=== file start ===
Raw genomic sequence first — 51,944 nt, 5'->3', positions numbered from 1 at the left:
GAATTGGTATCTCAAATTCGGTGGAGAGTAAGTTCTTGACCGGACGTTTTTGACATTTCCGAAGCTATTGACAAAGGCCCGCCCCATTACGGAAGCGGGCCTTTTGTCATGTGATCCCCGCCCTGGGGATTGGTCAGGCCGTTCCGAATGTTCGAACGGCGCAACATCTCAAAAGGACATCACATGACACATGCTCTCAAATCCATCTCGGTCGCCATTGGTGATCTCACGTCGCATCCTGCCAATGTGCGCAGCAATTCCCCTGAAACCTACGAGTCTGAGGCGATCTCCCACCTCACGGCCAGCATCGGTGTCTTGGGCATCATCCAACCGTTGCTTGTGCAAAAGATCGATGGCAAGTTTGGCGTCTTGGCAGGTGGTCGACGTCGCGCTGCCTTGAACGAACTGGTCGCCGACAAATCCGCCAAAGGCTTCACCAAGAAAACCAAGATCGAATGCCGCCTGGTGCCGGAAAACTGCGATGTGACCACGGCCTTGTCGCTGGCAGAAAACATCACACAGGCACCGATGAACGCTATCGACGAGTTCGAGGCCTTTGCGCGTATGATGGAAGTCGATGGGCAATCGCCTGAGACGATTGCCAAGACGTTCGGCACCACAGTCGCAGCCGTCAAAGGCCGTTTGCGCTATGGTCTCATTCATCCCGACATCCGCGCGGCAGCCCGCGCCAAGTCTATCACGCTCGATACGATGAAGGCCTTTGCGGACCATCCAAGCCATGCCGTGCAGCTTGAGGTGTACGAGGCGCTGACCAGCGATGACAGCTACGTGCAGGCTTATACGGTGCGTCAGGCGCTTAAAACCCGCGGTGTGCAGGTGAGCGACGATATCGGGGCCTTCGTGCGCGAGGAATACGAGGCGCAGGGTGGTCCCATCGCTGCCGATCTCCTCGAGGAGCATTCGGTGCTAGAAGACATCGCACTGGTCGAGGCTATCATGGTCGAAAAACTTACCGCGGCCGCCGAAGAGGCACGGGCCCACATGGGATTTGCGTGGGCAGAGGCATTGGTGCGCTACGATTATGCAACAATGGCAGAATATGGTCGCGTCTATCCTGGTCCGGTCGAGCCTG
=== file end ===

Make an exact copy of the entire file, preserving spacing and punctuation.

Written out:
Raw genomic sequence first — 51,944 nt, 5'->3', positions numbered from 1 at the left:
GAATTGGTATCTCAAATTCGGTGGAGAGTAAGTTCTTGACCGGACGTTTTTGACATTTCCGAAGCTATTGACAAAGGCCCGCCCCATTACGGAAGCGGGCCTTTTGTCATGTGATCCCCGCCCTGGGGATTGGTCAGGCCGTTCCGAATGTTCGAACGGCGCAACATCTCAAAAGGACATCACATGACACATGCTCTCAAATCCATCTCGGTCGCCATTGGTGATCTCACGTCGCATCCTGCCAATGTGCGCAGCAATTCCCCTGAAACCTACGAGTCTGAGGCGATCTCCCACCTCACGGCCAGCATCGGTGTCTTGGGCATCATCCAACCGTTGCTTGTGCAAAAGATCGATGGCAAGTTTGGCGTCTTGGCAGGTGGTCGACGTCGCGCTGCCTTGAACGAACTGGTCGCCGACAAATCCGCCAAAGGCTTCACCAAGAAAACCAAGATCGAATGCCGCCTGGTGCCGGAAAACTGCGATGTGACCACGGCCTTGTCGCTGGCAGAAAACATCACACAGGCACCGATGAACGCTATCGACGAGTTCGAGGCCTTTGCGCGTATGATGGAAGTCGATGGGCAATCGCCTGAGACGATTGCCAAGACGTTCGGCACCACAGTCGCAGCCGTCAAAGGCCGTTTGCGCTATGGTCTCATTCATCCCGACATCCGCGCGGCAGCCCGCGCCAAGTCTATCACGCTCGATACGATGAAGGCCTTTGCGGACCATCCAAGCCATGCCGTGCAGCTTGAGGTGTACGAGGCGCTGACCAGCGATGACAGCTACGTGCAGGCTTATACGGTGCGTCAGGCGCTTAAAACCCGCGGTGTGCAGGTGAGCGACGATATCGGGGCCTTCGTGCGCGAGGAATACGAGGCGCAGGGTGGTCCCATCGCTGCCGATCTCCTCGAGGAGCATTCGGTGCTAGAAGACATCGCACTGGTCGAGGCTATCATGGTCGAAAAACTTACCGCGGCCGCCGAAGAGGCACGGGCCCACATGGGATTTGCGTGGGCAGAGGCATTGGTGCGCTACGATTATGCAACAATGGCAGAATATGGTCGCGTCTATCCTGGTCCGGTCGAGCCTG